The beauty of the NBA Finals, beyond the superstars who step up to bless us with iconic performances, always lays in the hidden subtext. Each possession on both ends of the floor is meaningful and in a seven game series, the deciding factor invariably comes from the squad whose role players rise up to the challenge.
Last night, despite LeBron James’ largest scoring output ever in the Finals and Stephen Curry’s brilliance on the offensive end, the outcome was ultimately decided by Golden State’s deep supporting cast.
Early on, it seemed like James and the Cavs were picking up where they left off in their dominating run through the Eastern Conference playoffs as they steamrolled their way to an early 14-point lead. Golden State struggled early on, converting only six of their 21 first quarter shots.
But once the Warriors found their rhythm, they exchanged heavy punches with Cleveland to draw even and forced a seesaw battle of 13 lead changes and 11 ties that wasn’t decided until the final minutes of overtime.
Going into this series, it was obvious that Cleveland had little margin for error. In order for them to flummox the Warriors' well-oiled machine, they would need to be dominant on defense, overwhelm with their rebounding and get significant contributions from players other than LeBron and Kyrie Irving.
LeBron bullied his way to 44 points, along with eight rebounds and six assists while Kyrie stepped up with 23 points, seven rebounds, six assists and two blocked shots. Tristan Thompson’s contribution of 15 rebounds was exceptional, but the Cavs will need much more from him on the offensive end in Game 2. Timofey Mozgov showed that he was not intimidated by the bright lights, scoring 16 points and snagging seven rebounds, but the rest of Cleveland’s supporting cast left much to be desired.
Heading into this series, I thought J.R. Smith and Iman Shumpert would be the X-factor. If the Cavs have any hope of winning this series, LeBron and Kyrie will need much more from them. Smith was atrocious shooting the ball last night, making only three of his 13 shots while chucking up a plethora of ill-advised, off-balance, contested jumpers.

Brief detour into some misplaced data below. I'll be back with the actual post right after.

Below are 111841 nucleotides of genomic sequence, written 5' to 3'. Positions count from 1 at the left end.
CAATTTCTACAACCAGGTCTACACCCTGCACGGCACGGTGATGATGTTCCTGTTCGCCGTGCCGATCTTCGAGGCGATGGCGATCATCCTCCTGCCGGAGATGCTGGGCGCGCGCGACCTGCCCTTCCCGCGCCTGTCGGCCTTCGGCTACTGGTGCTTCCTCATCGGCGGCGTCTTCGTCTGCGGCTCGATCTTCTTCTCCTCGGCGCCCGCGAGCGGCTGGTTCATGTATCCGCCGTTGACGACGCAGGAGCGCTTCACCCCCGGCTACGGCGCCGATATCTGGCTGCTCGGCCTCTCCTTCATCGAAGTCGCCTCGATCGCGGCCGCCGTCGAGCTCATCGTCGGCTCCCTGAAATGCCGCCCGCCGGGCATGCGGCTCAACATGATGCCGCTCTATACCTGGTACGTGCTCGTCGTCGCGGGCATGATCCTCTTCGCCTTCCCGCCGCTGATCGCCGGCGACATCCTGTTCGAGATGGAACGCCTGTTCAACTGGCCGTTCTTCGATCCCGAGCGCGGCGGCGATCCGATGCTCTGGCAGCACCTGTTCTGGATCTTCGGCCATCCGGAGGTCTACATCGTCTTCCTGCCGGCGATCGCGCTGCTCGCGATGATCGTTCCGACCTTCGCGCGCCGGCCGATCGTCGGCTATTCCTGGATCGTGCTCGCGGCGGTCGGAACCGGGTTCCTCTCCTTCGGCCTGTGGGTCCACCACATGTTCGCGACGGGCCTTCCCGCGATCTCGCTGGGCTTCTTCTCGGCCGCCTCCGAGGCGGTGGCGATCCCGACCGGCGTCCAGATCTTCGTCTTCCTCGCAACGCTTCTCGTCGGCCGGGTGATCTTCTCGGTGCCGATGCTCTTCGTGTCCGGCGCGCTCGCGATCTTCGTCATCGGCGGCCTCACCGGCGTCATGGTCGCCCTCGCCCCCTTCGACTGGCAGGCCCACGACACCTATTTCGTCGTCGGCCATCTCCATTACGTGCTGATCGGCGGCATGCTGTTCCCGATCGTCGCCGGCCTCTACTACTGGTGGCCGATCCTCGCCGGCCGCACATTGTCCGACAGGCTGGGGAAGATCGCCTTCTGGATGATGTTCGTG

New York Knicks fans rejoiced, shouting, “Aha! That’s the J.R. Smith we know.” Shumpert, as he always does, played outstanding defense and collected four steals, but Cleveland will need much more than the mere six points he produced in 34 minutes of action.
LeBron and the Cavs had a chance to steal Game 1, but they couldn’t do anything offensively in overtime. Curry’s 26 points and eight assists were masterful, but the outcome was decided by the timely contributions of Harrison Barnes, Draymond Green, Andrew Bogut, Klay Thompson, Andre Igoudola, Shaun Livingston, Festus Ezeli and Marreese Speights.
They got bludgeoned by LeBron, but LeBron alone will not be enough to beat Golden State. With Kyrie Irving questionable for Game 2, Cleveland will rue the fact that they let this game slip away.
Who knew that heading into the opening game of the 2015 NBA Finals, Andre Iguodola would be the deciding factor?
That’s the beauty of this time of year. Stars are going to be stars, but the best team, and the deeper squad will always get contributions from places that are least expected.
There’s no need for Cleveland to panic yet. But LeBron cannot do this on his own. Golden State is too good and too balanced. Stephen Curry is their undisputed star. But their depth and supporting cast is a force to be reckoned with.